- Boxall-Hunt, Brian OBE, Commander, RN
- History - WW2, WWI operations
- RAN Ships
- None noted.
- March 2004 edition of the Naval Historical Review (all rights reserved)
By 1st June 1944 Admiral Ramsay had been joined at Southwick by General Eisenhower and General Montgomery, the Ground Force Commander, Eisenhower living in a ‘trailer village’ in the area and ‘Monty’ in a caravan. Tedder was also there, as was Air Chief Marshal Sir Trafford Leigh-Mallory, the Air Forces Commander. (Navigation training, there since the first air raid on Portsmouth Dockyard had forced re-location, had temporarily been moved to the Royal Greenwich Hospital but the embryo Action Information Training Centre – AITC – remained in the Old Stables block as it was too difficult to move it).
Two main amphibious forces, an eastern naval Task Force (British) under Rear Admiral Sir Philip Vian, and a western Task Force (American) under Rear Admiral Alan G. Kirk USN, were formed. The eastern Task Force was to land the British Second Army under Lt. General Sir Miles Dempsey on (from east to west) SWORD (UK), JUNO (Canadian) and GOLD (UK) beaches on a thirty mile front west of the Orne river. The western Task Force was to land the US First Army under Lt. General Omar N. Bradley on OMAHA and UTAH beaches, west of the British assault area, UTAH being at the base of the Cotentin peninsula. On the success of the latter would depend the early capture of Cherbourg.
The selection of D-Day was critical and depended on the correct conjunction of tidal conditions and sunrise. This led to the traditional amphibious planning conundrum (still alive and well as witnessed in my recent role as Chief of Staff to the UK Amphibious Task Group). The army wanted a high water landing so as to reduce the depth of beach which the soldiers would have to cross; the Navy, on the other hand, wanted a low water landing so that the assault craft could beach to seaward of the beach obstacles which Field Marshal Rommel had been so busily building.
This would also help with the clearance of the obstacles, which would be dealt with before the tide rose. Whilst the initial assault forces would approach in darkness (sunrise on 6th June was 0558) the landing would be in daylight in order to avoid pilotage errors on the approach to the beaches and to aid fixing to give accurate counter-battery fire by bombarding ships. A further consideration for an early daylight landing was to ensure the army was in good order by nightfall. Airborne troops needed to be dropped by night with sufficient moon if possible for them to identify their targets. As always, a compromise was reached between dark and light, high and low water.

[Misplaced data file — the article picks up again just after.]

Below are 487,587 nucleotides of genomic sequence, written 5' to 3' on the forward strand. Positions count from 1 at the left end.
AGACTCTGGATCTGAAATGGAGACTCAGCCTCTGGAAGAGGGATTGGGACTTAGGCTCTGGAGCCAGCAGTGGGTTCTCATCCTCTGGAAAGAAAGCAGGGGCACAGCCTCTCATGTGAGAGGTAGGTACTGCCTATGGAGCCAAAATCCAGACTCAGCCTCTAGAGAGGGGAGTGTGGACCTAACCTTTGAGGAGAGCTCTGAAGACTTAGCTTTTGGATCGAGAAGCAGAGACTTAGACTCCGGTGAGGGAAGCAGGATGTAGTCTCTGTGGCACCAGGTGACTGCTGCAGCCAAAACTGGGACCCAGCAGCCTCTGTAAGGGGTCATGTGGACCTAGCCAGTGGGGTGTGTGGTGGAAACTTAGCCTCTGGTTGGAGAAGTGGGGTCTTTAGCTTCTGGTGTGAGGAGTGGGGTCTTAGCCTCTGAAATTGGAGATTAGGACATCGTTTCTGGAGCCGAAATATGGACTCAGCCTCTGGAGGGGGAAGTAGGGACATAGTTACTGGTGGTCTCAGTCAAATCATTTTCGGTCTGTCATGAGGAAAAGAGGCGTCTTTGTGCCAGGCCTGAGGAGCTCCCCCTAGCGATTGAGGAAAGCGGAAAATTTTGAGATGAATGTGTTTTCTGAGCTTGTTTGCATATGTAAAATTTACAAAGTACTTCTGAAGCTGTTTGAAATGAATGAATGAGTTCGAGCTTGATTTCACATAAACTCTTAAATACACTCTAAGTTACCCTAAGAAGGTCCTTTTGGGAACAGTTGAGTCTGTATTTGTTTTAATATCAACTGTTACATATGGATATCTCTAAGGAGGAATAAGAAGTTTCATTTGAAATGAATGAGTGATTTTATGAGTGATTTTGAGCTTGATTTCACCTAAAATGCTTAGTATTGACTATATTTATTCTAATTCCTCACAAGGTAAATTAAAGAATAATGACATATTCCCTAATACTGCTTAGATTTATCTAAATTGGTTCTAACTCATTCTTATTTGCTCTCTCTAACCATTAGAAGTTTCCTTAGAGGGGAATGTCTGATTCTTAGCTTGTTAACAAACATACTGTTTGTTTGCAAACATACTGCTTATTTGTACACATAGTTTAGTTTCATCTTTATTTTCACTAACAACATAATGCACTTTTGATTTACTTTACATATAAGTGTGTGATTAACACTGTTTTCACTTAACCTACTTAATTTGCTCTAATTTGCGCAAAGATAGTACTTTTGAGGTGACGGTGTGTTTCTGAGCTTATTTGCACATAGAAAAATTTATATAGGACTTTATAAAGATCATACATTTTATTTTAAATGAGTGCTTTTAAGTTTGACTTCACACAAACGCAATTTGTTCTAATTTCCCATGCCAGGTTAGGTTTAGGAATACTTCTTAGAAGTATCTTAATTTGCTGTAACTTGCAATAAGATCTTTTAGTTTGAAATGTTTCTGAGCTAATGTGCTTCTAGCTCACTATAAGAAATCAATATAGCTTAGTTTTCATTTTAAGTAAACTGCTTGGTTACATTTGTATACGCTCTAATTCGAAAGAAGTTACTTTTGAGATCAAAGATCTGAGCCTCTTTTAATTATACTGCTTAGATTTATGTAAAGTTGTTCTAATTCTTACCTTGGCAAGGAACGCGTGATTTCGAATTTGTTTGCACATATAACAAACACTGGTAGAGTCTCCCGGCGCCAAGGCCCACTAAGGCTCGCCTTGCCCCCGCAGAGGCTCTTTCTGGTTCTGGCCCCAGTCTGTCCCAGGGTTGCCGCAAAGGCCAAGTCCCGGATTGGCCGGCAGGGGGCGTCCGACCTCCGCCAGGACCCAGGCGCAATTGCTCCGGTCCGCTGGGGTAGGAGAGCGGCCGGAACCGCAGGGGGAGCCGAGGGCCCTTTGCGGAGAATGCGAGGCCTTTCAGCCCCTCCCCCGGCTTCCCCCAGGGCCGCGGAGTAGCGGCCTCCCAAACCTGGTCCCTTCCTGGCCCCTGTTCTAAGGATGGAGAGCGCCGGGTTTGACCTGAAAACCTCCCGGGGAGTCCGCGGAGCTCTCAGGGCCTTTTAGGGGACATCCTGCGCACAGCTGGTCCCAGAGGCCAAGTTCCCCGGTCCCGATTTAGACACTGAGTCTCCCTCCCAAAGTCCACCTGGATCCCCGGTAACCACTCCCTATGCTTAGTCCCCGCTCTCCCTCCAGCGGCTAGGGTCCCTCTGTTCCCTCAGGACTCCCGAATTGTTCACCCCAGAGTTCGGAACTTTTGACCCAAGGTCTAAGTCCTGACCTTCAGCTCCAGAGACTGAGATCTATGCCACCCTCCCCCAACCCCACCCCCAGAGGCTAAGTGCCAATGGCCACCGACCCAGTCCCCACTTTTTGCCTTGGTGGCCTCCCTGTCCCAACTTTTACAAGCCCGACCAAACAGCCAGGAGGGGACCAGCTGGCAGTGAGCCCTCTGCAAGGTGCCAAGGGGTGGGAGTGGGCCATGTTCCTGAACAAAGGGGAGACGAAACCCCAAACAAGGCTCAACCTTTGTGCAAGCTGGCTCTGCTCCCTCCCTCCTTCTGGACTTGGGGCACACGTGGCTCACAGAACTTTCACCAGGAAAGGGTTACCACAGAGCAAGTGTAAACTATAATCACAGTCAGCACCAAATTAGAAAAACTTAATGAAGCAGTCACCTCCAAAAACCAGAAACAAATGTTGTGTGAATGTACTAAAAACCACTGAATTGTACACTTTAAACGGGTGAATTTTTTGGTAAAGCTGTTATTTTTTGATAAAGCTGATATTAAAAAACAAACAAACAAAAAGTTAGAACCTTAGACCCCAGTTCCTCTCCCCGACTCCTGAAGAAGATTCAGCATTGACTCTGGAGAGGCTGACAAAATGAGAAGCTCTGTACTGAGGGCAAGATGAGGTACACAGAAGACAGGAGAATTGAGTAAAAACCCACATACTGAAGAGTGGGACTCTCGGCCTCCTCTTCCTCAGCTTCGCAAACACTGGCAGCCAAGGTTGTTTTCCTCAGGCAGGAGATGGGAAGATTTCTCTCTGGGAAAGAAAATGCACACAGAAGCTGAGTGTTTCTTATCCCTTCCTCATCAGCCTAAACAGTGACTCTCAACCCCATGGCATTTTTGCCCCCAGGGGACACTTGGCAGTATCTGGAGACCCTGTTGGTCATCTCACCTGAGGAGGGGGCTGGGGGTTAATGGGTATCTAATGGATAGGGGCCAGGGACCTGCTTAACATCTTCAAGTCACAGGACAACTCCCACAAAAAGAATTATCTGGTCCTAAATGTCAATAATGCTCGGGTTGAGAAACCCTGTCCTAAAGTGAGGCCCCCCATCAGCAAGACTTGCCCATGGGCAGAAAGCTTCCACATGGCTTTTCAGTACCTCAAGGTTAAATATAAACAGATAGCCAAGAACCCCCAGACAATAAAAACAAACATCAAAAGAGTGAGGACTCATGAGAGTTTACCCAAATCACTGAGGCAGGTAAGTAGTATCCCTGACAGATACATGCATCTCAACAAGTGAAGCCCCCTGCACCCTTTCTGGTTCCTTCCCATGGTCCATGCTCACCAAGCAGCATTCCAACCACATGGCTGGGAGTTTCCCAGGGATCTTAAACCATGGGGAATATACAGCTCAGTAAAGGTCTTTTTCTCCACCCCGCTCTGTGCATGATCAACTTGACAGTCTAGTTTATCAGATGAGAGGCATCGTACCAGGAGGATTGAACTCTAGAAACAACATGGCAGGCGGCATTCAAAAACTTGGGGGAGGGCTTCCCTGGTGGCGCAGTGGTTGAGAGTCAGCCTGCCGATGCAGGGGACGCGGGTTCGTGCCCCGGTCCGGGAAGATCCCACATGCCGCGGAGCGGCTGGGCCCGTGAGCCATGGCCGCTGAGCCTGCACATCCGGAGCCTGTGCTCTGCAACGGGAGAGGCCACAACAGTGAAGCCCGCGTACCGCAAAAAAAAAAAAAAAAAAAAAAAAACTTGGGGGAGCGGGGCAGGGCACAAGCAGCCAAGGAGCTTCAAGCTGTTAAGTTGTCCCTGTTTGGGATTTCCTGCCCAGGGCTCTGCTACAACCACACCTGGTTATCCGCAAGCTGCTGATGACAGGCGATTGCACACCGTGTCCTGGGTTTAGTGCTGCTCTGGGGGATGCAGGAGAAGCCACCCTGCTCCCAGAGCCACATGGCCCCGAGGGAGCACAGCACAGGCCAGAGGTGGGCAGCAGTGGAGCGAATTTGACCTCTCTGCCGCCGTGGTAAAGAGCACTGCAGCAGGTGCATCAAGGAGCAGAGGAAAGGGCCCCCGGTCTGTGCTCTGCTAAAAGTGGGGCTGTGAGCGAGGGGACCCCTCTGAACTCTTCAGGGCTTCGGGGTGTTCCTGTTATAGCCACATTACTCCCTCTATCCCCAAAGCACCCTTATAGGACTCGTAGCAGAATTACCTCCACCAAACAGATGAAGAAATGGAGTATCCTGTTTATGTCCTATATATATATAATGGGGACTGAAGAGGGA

The decision was made that the actual seaborne assault should start 40 minutes after Nautical Twilight (which begins when the sun is 12° below the horizon) and between three and four hours before High Water. These requirements are only met on three or four days each month, and the only days in June which fulfilled these conditions were the 5th to 7th and the 18th to 20th. The 5th to the 7th had the advantage of a full moon.
On 8th May 1944 therefore, Eisenhower provisionally fixed D-Day for 5th June, confirming this on 25th May 1944. On 23rd May orders to prepare accordingly were passed to all naval authorities, and preliminary movements began to gather all the ships together, with the main focus in the Solent at Spithead, which was crowded by late May. On 25th May, on confirmation of D-Day, Ramsay ordered all ships to open their operation orders and assumed operational command of all NEPTUNE forces from Southwick House on 1st June 1944.
An extract from the History of US Naval Operations in World War Two (which perhaps reads strangely to those later used to NATO exercises) says ‘The British were accustomed to making detailed plans at top level; the Americans to issuing broad directives to lower echelons, who were encouraged to work out their own details. Admiral Ramsay’s operation orders, issued 10th April, consumed, with their 22 Annexes, no fewer than 1,100 pages’. Be that as it may, 1,213 warships were allocated, from big-gun battleships and monitors (including Nelson (or Rodney depending on which book read), Ramillies, Warspite (veteran of Jutland) and US Ships Texas, Kansas and Nevada (survivor of Pearl Harbour) and 22 cruisers, down to midget submarines. They assembled at ports depending on their assigned roles, e.g. 107 bombarding ships at Belfast and in the Clyde (the Naval force for each beach having the same letter as the beach itself, e.g. J for JUNO), and the 286 destroyers, sloops, frigates and corvettes for escort duties along the south coast. 79% of all combatants (excluding combined operations ships and craft) were British or Canadian, 16.5% US Navy and 4.5% Allied.